8. Oswald, Andrew J, 1997. "Happiness and Economic Performance," Economic Journal, Royal Economic Society, vol. 107(445), pages 1815-1831, November.
    9. Daniel Kahneman & Alan B. Krueger & David Schkade & Norbert Schwarz & Arthur Stone, 2004. "Toward National Well-Being Accounts," American Economic Review, American Economic Association, vol. 94(2), pages 429-434, May.
    10. Rafael Di Tella & Robert MacCulloch, 2006. "Some Uses of Happiness Data in Economics," Journal of Economic Perspectives, American Economic Association, vol. 20(1), pages 25-46, Winter.
    11. Frey, Bruno S. & Benesch, Christine & Stutzer, Alois, 2007. "Does watching TV make us happy?," Journal of Economic Psychology, Elsevier, vol. 28(3), pages 283-313, June.
    12. Bruno S. Frey, 2008. "Happiness: A Revolution in Economics," MIT Press Books, The MIT Press, edition 1, volume 1, number 0262062771, January.
    13. Jon Elster, 1998. "Emotions and Economic Theory," Journal of Economic Literature, American Economic Association, vol. 36(1), pages 47-74, March.
    14. Ferrer-i-Carbonell, Ada, 2005. "Income and well-being: an empirical analysis of the comparison income effect," Journal of Public Economics, Elsevier, vol. 89(5-6), pages 997-1019, June.
    Full references (including those not matched with items on IDEAS)

    More about this item


    Happiness; Satisfaction; Well-Being; Survey Design;

    JEL classification:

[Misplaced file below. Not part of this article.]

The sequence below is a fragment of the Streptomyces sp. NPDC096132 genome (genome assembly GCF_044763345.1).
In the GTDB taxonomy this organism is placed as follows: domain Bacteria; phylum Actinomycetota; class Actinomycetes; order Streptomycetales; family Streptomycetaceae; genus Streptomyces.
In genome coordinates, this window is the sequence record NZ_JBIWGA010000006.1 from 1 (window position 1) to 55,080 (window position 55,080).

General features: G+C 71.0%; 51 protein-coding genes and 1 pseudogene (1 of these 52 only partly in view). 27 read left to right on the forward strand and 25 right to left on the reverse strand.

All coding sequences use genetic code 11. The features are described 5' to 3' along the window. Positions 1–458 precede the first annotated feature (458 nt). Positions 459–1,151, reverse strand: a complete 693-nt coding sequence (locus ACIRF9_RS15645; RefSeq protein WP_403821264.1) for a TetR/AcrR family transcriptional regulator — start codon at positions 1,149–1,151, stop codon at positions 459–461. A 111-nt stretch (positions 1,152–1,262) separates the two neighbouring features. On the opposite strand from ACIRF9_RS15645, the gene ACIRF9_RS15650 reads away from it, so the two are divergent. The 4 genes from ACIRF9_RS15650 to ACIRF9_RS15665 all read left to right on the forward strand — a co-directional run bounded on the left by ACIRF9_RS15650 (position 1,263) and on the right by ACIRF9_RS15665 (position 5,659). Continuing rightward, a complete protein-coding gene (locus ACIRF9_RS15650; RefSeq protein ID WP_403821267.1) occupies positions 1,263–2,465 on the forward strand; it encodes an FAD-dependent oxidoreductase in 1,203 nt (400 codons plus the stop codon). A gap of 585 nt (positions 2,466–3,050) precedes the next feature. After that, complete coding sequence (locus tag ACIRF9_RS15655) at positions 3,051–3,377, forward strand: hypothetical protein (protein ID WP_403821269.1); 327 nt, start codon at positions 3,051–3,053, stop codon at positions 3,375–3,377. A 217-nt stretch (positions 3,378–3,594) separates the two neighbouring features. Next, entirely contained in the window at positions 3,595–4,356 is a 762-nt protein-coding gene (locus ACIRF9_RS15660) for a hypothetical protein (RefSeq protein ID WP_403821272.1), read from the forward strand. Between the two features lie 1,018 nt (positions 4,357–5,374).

• B21 - Schools of Economic Thought and Methodology - - History of Economic Thought since 1925 - - - Microeconomics
    • B41 - Schools of Economic Thought and Methodology - - Economic Methodology - - - Economic Methodology
    • C83 - Mathematical and Quantitative Methods - - Data Collection and Data Estimation Methodology; Computer Programs - - - Survey Methods; Sampling Methods
    • D03 - Microeconomics - - General - - - Behavioral Microeconomics: Underlying Principles
    • J28 - Labor and Demographic Economics - - Demand and Supply of Labor - - - Safety; Job Satisfaction; Related Public Policy

    NEP fields

    This paper has been announced in the following NEP Reports:


    Access and download statistics


    All material on this site has been provided by the respective publishers and authors. You can help correct errors and omissions. When requesting a correction, please mention this item's handle: RePEc:cca:wplabo:131. See general information about how to correct material in RePEc.

    For technical questions regarding this item, or to correct its authors, title, abstract, bibliographic or download information, contact: (Giovanni Bert). General contact details of provider: .

    If you have authored this item and are not yet registered with RePEc, we encourage you to do it here. This allows to link your profile to this item. It also allows you to accept potential citations to this item that we are uncertain about.

    If CitEc recognized a reference but did not link an item in RePEc to it, you can help with this form .

    If you know of missing items citing this one, you can help us creating those links by adding the relevant references in the same way as above, for each refering item. If you are a registered author of this item, you may also want to check the "citations" tab in your RePEc Author Service profile, as there may be some citations waiting for confirmation.

    Please note that corrections may take a couple of weeks to filter through the various RePEc services.

    IDEAS is a RePEc service hosted by the Research Division of the Federal Reserve Bank of St. Louis . RePEc uses bibliographic data supplied by the respective publishers.